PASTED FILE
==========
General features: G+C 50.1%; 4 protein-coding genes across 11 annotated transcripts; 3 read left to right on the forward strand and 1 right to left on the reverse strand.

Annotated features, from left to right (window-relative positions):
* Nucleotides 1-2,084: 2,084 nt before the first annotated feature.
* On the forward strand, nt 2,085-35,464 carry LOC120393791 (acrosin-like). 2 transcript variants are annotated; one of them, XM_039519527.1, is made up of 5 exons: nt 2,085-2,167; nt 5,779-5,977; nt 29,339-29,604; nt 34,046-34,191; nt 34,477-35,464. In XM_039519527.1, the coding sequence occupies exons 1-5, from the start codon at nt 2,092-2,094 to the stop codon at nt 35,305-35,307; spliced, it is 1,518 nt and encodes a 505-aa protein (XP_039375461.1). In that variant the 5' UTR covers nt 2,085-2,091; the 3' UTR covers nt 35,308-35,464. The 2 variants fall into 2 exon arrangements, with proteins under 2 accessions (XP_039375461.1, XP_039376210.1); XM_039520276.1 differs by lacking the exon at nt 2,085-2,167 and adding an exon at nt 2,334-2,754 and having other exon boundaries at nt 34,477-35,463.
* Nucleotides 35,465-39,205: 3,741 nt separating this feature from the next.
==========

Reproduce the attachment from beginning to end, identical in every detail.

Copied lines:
General features: G+C 50.1%; 4 protein-coding genes across 11 annotated transcripts; 3 read left to right on the forward strand and 1 right to left on the reverse strand.

Annotated features, from left to right (window-relative positions):
* Nucleotides 1-2,084: 2,084 nt before the first annotated feature.
* On the forward strand, nt 2,085-35,464 carry LOC120393791 (acrosin-like). 2 transcript variants are annotated; one of them, XM_039519527.1, is made up of 5 exons: nt 2,085-2,167; nt 5,779-5,977; nt 29,339-29,604; nt 34,046-34,191; nt 34,477-35,464. In XM_039519527.1, the coding sequence occupies exons 1-5, from the start codon at nt 2,092-2,094 to the stop codon at nt 35,305-35,307; spliced, it is 1,518 nt and encodes a 505-aa protein (XP_039375461.1). In that variant the 5' UTR covers nt 2,085-2,091; the 3' UTR covers nt 35,308-35,464. The 2 variants fall into 2 exon arrangements, with proteins under 2 accessions (XP_039375461.1, XP_039376210.1); XM_039520276.1 differs by lacking the exon at nt 2,085-2,167 and adding an exon at nt 2,334-2,754 and having other exon boundaries at nt 34,477-35,463.
* Nucleotides 35,465-39,205: 3,741 nt separating this feature from the next.